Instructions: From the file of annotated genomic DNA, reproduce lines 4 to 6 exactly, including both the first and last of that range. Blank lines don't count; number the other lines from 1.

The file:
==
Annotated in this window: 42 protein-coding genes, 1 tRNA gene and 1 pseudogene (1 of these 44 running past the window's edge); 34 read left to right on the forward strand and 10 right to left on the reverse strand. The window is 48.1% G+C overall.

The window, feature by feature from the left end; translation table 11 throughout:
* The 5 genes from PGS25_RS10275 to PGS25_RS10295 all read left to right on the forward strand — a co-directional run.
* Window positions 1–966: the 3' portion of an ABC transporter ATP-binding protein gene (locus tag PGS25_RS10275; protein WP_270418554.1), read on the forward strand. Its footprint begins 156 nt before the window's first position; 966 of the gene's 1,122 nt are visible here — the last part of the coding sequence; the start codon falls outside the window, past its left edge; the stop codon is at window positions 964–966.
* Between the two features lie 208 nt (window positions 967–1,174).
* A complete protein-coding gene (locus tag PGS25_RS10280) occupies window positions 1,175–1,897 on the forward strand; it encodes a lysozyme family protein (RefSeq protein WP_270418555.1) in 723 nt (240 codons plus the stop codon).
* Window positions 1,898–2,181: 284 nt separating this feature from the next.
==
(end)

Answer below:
* Window positions 1–966: the 3' portion of an ABC transporter ATP-binding protein gene (locus tag PGS25_RS10275; protein WP_270418554.1), read on the forward strand. Its footprint begins 156 nt before the window's first position; 966 of the gene's 1,122 nt are visible here — the last part of the coding sequence; the start codon falls outside the window, past its left edge; the stop codon is at window positions 964–966.
* Between the two features lie 208 nt (window positions 967–1,174).
* A complete protein-coding gene (locus tag PGS25_RS10280) occupies window positions 1,175–1,897 on the forward strand; it encodes a lysozyme family protein (RefSeq protein WP_270418555.1) in 723 nt (240 codons plus the stop codon).